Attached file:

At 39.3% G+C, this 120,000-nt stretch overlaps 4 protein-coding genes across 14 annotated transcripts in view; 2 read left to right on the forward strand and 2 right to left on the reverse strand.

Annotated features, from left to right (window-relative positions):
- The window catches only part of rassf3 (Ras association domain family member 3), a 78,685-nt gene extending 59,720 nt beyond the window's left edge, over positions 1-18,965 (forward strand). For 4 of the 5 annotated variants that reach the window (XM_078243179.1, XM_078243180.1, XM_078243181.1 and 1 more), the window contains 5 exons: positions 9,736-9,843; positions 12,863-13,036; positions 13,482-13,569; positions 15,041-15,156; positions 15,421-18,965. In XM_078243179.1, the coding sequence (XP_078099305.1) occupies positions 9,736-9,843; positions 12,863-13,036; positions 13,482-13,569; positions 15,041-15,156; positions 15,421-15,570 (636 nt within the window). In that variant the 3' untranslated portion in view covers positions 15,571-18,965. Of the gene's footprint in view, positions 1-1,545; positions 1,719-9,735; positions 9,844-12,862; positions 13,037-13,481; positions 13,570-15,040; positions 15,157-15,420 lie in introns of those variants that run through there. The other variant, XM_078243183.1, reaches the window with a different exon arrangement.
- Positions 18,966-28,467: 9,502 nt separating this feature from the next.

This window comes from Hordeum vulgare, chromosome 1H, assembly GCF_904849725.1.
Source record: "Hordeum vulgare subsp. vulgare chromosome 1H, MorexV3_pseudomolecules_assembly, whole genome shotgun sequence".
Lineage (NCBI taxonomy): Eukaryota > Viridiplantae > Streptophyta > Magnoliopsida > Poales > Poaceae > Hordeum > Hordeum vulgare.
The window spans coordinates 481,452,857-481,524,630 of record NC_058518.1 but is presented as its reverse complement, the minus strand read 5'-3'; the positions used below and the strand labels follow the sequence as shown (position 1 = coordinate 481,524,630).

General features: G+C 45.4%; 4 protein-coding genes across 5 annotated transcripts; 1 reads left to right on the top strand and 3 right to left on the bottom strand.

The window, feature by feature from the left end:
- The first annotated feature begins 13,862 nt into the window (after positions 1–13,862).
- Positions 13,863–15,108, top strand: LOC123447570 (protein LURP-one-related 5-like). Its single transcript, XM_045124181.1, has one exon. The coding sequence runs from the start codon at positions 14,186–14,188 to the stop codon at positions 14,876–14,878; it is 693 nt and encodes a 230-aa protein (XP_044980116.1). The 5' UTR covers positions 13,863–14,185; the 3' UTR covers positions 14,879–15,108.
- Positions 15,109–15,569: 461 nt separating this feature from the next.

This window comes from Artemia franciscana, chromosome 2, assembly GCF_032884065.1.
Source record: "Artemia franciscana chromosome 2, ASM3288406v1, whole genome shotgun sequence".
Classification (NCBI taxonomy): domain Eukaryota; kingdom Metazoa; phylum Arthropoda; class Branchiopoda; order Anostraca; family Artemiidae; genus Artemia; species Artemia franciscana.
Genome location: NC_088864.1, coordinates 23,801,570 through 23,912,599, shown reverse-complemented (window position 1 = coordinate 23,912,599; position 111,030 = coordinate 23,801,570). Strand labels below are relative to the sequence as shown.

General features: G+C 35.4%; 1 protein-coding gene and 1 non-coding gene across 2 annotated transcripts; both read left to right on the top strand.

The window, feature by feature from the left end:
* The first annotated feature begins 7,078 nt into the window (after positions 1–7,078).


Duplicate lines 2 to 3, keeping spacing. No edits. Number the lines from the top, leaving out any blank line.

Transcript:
Annotated features, from left to right (window-relative positions):
- The window catches only part of rassf3 (Ras association domain family member 3), a 78,685-nt gene extending 59,720 nt beyond the window's left edge, over positions 1-18,965 (forward strand). For 4 of the 5 annotated variants that reach the window (XM_078243179.1, XM_078243180.1, XM_078243181.1 and 1 more), the window contains 5 exons: positions 9,736-9,843; positions 12,863-13,036; positions 13,482-13,569; positions 15,041-15,156; positions 15,421-18,965. In XM_078243179.1, the coding sequence (XP_078099305.1) occupies positions 9,736-9,843; positions 12,863-13,036; positions 13,482-13,569; positions 15,041-15,156; positions 15,421-15,570 (636 nt within the window). In that variant the 3' untranslated portion in view covers positions 15,571-18,965. Of the gene's footprint in view, positions 1-1,545; positions 1,719-9,735; positions 9,844-12,862; positions 13,037-13,481; positions 13,570-15,040; positions 15,157-15,420 lie in introns of those variants that run through there. The other variant, XM_078243183.1, reaches the window with a different exon arrangement.